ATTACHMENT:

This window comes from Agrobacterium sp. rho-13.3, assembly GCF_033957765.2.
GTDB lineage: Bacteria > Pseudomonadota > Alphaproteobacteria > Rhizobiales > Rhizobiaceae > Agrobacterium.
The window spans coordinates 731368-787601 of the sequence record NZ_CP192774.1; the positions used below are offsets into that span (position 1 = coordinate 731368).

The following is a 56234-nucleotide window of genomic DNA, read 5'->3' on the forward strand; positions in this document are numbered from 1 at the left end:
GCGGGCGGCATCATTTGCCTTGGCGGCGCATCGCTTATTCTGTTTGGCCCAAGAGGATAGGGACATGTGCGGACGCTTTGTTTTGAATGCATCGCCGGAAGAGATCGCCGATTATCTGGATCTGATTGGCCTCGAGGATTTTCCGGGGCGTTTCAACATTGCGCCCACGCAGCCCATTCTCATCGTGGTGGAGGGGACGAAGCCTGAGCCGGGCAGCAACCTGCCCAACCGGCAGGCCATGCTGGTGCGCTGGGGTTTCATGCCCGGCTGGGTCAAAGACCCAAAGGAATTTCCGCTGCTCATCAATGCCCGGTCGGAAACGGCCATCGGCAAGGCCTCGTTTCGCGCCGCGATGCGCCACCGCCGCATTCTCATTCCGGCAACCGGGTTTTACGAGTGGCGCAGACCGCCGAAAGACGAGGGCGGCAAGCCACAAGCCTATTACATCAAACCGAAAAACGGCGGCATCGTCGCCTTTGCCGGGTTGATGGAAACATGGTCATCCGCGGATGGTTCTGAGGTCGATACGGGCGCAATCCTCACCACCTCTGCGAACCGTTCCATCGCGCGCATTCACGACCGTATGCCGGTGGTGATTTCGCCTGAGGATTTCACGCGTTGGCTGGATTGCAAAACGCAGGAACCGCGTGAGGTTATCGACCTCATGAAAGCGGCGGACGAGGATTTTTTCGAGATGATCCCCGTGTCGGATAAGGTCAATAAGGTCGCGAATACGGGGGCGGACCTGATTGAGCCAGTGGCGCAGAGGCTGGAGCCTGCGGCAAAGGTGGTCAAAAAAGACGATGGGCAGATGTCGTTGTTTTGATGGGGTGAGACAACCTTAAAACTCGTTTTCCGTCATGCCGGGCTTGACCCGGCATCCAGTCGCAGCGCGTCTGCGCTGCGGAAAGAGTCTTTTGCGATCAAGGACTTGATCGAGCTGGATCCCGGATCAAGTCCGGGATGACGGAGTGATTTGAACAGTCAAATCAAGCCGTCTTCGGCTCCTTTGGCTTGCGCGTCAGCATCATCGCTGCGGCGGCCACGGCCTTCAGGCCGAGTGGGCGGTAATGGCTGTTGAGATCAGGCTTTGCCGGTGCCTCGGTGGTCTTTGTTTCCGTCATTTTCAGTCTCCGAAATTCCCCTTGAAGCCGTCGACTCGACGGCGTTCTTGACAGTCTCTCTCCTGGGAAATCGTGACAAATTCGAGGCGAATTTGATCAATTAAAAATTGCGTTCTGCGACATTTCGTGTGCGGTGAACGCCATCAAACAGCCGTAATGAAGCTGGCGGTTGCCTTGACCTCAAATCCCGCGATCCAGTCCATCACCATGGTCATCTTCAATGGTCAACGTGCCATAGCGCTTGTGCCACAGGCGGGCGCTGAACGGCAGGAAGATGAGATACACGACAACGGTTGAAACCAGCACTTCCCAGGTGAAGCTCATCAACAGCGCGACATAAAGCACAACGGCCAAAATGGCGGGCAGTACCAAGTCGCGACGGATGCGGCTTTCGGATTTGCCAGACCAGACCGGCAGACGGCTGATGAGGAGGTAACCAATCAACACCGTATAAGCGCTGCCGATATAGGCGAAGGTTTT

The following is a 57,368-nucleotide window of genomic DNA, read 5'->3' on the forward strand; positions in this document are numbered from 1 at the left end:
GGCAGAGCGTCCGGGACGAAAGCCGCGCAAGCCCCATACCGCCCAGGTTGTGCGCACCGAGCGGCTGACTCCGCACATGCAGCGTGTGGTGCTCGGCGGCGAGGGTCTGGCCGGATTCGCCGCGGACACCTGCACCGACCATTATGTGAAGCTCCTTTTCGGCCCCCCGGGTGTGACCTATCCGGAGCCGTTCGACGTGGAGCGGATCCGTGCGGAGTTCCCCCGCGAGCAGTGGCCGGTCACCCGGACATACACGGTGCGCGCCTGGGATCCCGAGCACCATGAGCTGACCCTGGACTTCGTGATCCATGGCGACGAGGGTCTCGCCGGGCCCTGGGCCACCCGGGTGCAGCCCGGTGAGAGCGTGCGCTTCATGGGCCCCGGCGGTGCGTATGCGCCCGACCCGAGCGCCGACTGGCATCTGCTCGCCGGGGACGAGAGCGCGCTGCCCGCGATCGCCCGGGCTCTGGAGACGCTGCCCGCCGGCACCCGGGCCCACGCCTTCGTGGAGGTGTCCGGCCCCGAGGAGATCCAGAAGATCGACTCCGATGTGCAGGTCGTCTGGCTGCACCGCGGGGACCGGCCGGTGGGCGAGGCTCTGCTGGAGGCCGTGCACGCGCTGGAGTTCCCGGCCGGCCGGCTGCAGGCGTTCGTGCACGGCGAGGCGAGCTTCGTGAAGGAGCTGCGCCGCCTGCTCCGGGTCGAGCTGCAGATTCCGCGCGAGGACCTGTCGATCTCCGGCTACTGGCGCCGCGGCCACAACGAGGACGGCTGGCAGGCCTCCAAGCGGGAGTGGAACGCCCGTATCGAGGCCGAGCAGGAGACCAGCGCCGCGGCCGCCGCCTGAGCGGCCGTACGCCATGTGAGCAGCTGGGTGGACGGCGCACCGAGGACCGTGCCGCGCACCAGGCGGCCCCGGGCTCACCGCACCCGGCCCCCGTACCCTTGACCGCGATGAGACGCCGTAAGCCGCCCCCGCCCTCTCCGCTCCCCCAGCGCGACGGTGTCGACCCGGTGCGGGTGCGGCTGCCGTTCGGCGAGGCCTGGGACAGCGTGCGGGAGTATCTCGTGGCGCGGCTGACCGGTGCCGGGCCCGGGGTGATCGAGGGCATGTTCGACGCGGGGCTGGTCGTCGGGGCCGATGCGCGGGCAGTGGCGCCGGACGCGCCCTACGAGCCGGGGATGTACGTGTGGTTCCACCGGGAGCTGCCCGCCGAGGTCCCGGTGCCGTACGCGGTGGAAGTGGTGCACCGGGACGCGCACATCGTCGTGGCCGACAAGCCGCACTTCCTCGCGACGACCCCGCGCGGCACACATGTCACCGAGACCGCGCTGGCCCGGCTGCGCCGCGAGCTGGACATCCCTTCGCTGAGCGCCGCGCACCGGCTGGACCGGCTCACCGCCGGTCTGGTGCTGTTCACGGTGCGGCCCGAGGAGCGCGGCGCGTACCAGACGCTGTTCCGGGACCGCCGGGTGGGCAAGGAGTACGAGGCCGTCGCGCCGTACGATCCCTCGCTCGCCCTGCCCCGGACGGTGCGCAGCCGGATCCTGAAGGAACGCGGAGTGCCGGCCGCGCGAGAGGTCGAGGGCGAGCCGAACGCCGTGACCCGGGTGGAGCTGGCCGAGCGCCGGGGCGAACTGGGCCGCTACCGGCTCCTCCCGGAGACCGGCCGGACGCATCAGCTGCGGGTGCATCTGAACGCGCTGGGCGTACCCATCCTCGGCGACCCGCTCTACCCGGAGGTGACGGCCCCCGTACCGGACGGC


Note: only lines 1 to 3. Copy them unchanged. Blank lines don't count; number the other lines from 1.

This window comes from Agrobacterium sp. rho-13.3, assembly GCF_033957765.2.
GTDB lineage: Bacteria > Pseudomonadota > Alphaproteobacteria > Rhizobiales > Rhizobiaceae > Agrobacterium.
The window spans coordinates 731368-787601 of the sequence record NZ_CP192774.1; the positions used below are offsets into that span (position 1 = coordinate 731368).